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Bond. Long Bond.

06/07/05 11:17:44 AM PST
by David Penn

Is it "rational exuberance" that's driving long-term interest rates lower? Or something more ominous?

"A picture of rational exuberance?" asked Rick Ackerman of Rick's Picks by way of the caption placed on a chart of the most recent move in the bull market in US Treasuries. In the immediate term, Ackerman pointed to a convergence of factors — evidence of modest manufacturing growth with an absence of inflation — that may have acted as catalysts in both the stock and bond camps. "Traders of both stocks and bonds took the news and ran with it early in the session," Ackerman notes. "Both seem to have inferred that it will all but clinch a pause, at least, in the Fed's tightening campaign, which since last June has pushed the fed-funds rate from 1% to 3%."

If there is a chalk play in the financial world these days, then that bet seems clearly on the side of those who believe that June 2005 will mark some sort of beginning of the end in the Federal Reserve's campaign to "normalize" short-term interest rates. This sense was echoed throughout the financial media. Quoted in, one economist announced that the "best of both worlds came in for the financial markets," and that the opportunity for a cease-fire in the Fed's war on inflation was great.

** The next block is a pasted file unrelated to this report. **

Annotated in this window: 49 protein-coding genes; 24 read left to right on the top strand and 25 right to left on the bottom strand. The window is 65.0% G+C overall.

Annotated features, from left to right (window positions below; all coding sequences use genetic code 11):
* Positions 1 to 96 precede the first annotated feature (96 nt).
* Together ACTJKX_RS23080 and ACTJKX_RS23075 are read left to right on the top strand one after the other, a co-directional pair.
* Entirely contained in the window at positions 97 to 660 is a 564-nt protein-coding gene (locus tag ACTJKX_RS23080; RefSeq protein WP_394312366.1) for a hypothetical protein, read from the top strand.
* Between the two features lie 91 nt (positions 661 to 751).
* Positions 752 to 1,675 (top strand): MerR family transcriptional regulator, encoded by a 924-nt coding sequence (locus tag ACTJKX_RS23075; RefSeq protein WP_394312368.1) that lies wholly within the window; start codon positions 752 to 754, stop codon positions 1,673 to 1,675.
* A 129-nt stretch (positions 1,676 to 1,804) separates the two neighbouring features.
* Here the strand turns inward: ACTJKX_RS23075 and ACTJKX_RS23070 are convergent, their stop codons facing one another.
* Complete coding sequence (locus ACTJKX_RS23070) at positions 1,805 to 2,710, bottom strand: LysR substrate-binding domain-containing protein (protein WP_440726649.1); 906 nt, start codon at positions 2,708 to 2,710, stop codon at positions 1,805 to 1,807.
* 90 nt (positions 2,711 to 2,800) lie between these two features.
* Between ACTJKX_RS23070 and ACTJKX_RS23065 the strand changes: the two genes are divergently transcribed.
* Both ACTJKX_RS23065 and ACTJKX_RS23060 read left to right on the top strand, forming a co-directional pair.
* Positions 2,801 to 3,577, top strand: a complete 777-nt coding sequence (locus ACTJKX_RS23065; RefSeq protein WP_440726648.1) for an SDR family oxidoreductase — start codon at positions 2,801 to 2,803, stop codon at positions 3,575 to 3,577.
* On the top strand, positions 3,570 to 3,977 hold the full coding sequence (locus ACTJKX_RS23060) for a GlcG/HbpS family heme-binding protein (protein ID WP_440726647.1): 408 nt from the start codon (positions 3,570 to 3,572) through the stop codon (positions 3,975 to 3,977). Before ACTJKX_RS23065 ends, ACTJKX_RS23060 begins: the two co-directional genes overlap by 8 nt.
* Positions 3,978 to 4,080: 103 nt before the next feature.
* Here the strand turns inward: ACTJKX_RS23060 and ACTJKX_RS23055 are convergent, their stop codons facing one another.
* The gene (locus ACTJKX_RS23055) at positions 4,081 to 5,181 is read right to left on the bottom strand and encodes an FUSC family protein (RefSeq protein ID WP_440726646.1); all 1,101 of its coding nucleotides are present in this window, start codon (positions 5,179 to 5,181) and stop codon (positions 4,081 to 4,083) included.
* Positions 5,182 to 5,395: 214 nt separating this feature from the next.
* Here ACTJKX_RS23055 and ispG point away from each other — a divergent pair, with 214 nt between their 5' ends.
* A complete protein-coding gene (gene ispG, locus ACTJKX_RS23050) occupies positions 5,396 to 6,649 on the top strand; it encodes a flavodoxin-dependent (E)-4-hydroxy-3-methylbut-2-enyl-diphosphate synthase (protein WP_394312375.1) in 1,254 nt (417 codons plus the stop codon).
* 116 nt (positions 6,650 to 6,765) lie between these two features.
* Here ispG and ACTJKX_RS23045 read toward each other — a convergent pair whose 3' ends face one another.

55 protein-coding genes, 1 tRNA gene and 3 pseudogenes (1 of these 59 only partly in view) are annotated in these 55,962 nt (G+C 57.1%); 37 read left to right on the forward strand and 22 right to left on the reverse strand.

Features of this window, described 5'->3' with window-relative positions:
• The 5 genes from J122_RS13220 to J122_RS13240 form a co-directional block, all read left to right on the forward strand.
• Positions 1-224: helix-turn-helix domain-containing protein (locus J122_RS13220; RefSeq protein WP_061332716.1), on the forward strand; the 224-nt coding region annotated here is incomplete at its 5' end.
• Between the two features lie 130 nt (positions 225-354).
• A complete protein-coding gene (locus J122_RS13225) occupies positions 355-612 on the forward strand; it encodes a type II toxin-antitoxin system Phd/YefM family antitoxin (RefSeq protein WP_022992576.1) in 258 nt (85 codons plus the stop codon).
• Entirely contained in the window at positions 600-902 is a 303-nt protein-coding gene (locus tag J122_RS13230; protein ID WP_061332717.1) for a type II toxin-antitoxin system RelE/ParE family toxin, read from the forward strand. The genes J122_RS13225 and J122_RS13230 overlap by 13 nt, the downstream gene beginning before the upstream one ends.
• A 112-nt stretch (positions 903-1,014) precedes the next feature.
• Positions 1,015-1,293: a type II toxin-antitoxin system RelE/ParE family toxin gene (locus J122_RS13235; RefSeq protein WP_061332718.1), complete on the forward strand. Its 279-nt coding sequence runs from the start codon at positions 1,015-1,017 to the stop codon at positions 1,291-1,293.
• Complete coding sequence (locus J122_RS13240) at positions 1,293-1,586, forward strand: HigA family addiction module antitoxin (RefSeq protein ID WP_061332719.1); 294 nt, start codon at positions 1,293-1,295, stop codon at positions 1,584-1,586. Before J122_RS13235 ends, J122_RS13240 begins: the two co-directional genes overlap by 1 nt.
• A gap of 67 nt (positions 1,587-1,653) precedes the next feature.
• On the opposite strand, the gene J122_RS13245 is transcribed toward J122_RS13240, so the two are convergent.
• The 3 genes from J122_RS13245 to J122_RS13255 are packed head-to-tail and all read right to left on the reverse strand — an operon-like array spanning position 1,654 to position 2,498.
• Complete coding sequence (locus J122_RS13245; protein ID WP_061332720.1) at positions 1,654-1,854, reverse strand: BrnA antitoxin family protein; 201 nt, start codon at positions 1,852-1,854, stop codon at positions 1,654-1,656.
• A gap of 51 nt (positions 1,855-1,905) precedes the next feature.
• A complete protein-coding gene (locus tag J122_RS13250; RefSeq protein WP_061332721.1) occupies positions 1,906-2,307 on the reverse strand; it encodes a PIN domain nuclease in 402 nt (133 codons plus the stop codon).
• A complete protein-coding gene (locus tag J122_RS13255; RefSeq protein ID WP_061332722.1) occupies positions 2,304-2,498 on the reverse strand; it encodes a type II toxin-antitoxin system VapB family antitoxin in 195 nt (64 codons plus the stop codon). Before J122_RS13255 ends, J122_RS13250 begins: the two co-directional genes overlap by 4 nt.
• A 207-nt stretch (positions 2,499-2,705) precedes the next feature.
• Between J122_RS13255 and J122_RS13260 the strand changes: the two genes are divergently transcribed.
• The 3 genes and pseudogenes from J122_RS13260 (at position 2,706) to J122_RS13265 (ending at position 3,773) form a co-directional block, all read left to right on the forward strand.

So here we are living in paradise, right? A Bloomberg article headlined "US bond forecasters, wrong on yields in 2004, blow it again" seems barely capable of containing a sense of "gotcha!" You see, the poor economists, unlike the clever institutional fixed-income money manager quoted in the piece, "are working from the rulebook." That rulebook suggests that economic growth late in the business cycle is synonymous with higher inflation. And higher inflation means higher interest rates. The contents of that rulebook should be no secret to Working Money readers insofar as I've referred to it at least twice in the past year (see my "The '94 Rules," 4/28/04, and, more recently, "Weakness In Strength," 6/1/05).